Paint splatter is sometimes unpreventable when painting walls. Harder to reach places make splatter even more common as paint brush control is fairly limited while you’re stretching to get that last unpainted section.

The splatter eventually ends up on any surface below of what is being painted and in many instances plants fall victim to this act.

The paint splatter can range from small spots to large blotches on the leaves, and this sometimes depends on the type of paint being used.

Paint Applied For Decorative Means 

Sometimes when purchasing plants, a plant shop may tend to decorate the plant for it to seem more attractive or maybe to represent a seasonal characteristic.

Christmas is one example where plant shops would spray paint the leaves with a film of white splatter paint to represent a snowy effect.

This is also done on succulents such as haworthias which supposed to make them more appealing to potential buyers and are called Kosmic Kaktus or Kosmik Kaktus.

Here’s a video showing a painted succulent.

Spray Paints (including Graffiti)

Now, I hope this doesn’t happen to you but it is a downright nuisance to have unwanted paint and weird pictures of abstract being portrayed on any of your own surface.

Plants subjected to graffiti are normally those with larger leaves. These unwanted artwork may not only come from some strangers; it can be a playful kid with a handful of paint just making his or her mark and usually, in this case, it’s not just the plant that gets the paint.

Types of Paints and Knowing How to Remove them

Different paints go by different names but are somewhat similar in composition. Most of the time the variation in paint names are based on the quantity of compounds used to manufacture the paint.

There are many different kinds of paint and knowing how to identify the paint can give you a good idea of how to approach the situation.

Water Based Paints –

PaintPropertiesUsesRemoval
Water Based Paintsmanufactured with water as its ‘solvent’Recommended for painting external wallsUse Cloth Soaked in water and wipe
Latex PaintsA type of Water based paint made with a high ratio of acrylic polymersInterior and Exterior wallsUse Cloth Soaked in water and wipe
Acrylic PaintA type of Water based paint made with a Lower ratio of acrylic polymersInterior and Exterior wallsUse Cloth Soaked in water and wipe
PrimersContains synthetic resins, polyethylene (plastic) and other additivesUsed for preparing walls for final paint colorUse Cloth Soaked in water and wipe

Solvent Based Paints –

PaintPropertiesUsesRemoval
Oil Paintmade with either alkyd (synthetic) or linseed oil.Used to paint doors, trims, moldings and interior finishes.Removed with Rubbing alcohol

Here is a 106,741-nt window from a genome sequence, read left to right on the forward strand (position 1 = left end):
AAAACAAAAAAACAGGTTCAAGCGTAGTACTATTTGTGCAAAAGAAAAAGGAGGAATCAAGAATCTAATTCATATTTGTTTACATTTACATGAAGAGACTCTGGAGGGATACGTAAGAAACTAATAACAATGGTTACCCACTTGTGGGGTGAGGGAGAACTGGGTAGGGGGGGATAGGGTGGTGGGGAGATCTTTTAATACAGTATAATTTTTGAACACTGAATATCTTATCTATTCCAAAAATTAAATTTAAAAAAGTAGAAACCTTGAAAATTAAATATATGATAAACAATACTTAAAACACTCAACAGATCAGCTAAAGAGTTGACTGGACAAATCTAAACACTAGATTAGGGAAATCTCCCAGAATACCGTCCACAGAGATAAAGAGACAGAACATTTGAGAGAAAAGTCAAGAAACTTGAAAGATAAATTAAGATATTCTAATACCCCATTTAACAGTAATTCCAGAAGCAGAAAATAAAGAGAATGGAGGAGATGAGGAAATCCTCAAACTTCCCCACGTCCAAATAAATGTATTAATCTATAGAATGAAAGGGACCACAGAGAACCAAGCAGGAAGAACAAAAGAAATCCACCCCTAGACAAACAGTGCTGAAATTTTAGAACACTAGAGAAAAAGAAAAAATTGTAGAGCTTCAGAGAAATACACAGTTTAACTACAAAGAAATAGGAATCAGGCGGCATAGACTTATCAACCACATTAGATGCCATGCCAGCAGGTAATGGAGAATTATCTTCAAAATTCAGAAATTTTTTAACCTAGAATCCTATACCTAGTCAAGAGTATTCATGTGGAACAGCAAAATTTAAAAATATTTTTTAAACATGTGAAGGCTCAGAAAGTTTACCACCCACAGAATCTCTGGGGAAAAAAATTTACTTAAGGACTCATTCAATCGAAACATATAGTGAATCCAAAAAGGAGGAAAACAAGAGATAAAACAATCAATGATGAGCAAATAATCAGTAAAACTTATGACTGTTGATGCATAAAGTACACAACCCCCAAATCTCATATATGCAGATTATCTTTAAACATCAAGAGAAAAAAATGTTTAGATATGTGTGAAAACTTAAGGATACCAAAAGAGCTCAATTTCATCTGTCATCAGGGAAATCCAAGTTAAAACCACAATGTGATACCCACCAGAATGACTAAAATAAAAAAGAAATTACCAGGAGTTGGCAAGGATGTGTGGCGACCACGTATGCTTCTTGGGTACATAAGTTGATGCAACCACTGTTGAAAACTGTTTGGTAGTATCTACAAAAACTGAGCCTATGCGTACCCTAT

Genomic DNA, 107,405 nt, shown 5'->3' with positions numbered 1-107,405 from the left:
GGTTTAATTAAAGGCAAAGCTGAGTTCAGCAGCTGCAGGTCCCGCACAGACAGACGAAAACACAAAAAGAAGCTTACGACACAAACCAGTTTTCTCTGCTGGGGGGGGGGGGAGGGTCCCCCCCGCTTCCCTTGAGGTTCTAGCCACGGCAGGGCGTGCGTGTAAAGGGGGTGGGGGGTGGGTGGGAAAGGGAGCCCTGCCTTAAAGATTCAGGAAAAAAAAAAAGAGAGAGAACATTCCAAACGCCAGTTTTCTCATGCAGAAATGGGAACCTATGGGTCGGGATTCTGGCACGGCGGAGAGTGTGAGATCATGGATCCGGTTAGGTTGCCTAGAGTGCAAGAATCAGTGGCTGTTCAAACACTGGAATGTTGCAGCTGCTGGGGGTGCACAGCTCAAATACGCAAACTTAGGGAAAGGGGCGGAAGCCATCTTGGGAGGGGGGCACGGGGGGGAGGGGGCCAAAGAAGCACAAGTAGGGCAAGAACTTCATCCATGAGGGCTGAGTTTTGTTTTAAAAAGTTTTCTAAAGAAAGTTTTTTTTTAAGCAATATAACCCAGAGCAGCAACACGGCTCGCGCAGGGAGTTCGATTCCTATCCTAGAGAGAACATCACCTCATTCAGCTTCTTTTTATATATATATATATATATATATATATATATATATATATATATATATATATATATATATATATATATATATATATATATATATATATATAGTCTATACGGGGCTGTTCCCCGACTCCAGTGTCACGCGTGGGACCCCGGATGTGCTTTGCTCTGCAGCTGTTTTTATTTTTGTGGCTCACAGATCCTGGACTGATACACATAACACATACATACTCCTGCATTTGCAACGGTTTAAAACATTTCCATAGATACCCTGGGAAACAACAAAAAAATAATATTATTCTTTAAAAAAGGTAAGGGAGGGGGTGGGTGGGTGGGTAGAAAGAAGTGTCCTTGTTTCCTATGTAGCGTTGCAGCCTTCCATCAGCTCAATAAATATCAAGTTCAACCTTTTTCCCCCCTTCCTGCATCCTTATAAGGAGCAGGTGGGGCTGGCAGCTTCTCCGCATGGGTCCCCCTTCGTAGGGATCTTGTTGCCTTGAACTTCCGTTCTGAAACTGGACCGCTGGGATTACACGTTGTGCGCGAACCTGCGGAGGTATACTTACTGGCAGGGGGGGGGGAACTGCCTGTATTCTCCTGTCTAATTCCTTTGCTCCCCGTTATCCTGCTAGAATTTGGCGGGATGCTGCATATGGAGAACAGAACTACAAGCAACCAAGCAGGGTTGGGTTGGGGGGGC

UrethanesContains both synthetic and natural compoundsUsed in industrial coating of metal surfacesUse rubbing alcohol and rub gently.
Epoxy CoatingsTwo part mixture of an epoxy resin and hardenerused on concrete and steel to give resistance to water, alkali, and acidsCannot be removed without damaging the plant

If the removal of solvent paint is difficult and can cause harm to the plant it is suggested that you just leave the pain on the leaf and let nature take its course. 

The Plant’s Reaction to Painted Leaves-

We know that plants use sunlight for photosynthesis which is the primary mechanism plants use to get energy and grow.

Depending on how much leaves the plant has and the extent of which the leaves are covered or coated with paint may have an impact on the likeness of the plant’s survival.

Plants Can Shed Unwanted leaves if the paint doesn’t flake off for itself. New leaves will sprout.

Although this is true for many plants some plants may not be able to cope with the stress and would eventually die if there is no intervention.

How to Remove paint from cactus

Cactus plants are a variation on the traditional house plants and paint removal follows a similar approach to paint removal.

Cactus plants such as the San Pedro Cactus, Barrel Cactus, Cholla Cactus and the Jumping Cactus because of their prickly characteristics, can be cleaned by carefully spraying water or olive oil on the paint allowing it to soak and run off.

If the paint doesn’t come off initially, keep spraying water once daily just over the affected areas until the paint comes off. This will take some time.

Other cactus with smooth surfaces can be cleaned with a cloth soaked with water.

Precautionary Measures when Painting around Plants 

It is suggested, whenever there is any painting work scheduled to take place, you should secure nearby plants by placing a protective cover or sheeting over them.

This still will not protect them from falling objects when people are working above. 

The best approach when it comes to painting and nearby household plants is to move the plants from close proximity to the painting work.

This is a vital part in taking care of your household plants whenever closeby work activity.

JayLea

JayLea has a passion for plants and has been gardening since 2015. He has valuable knowledge about gardening and houseplant care and can answer everyday practical questions that every plant owner has.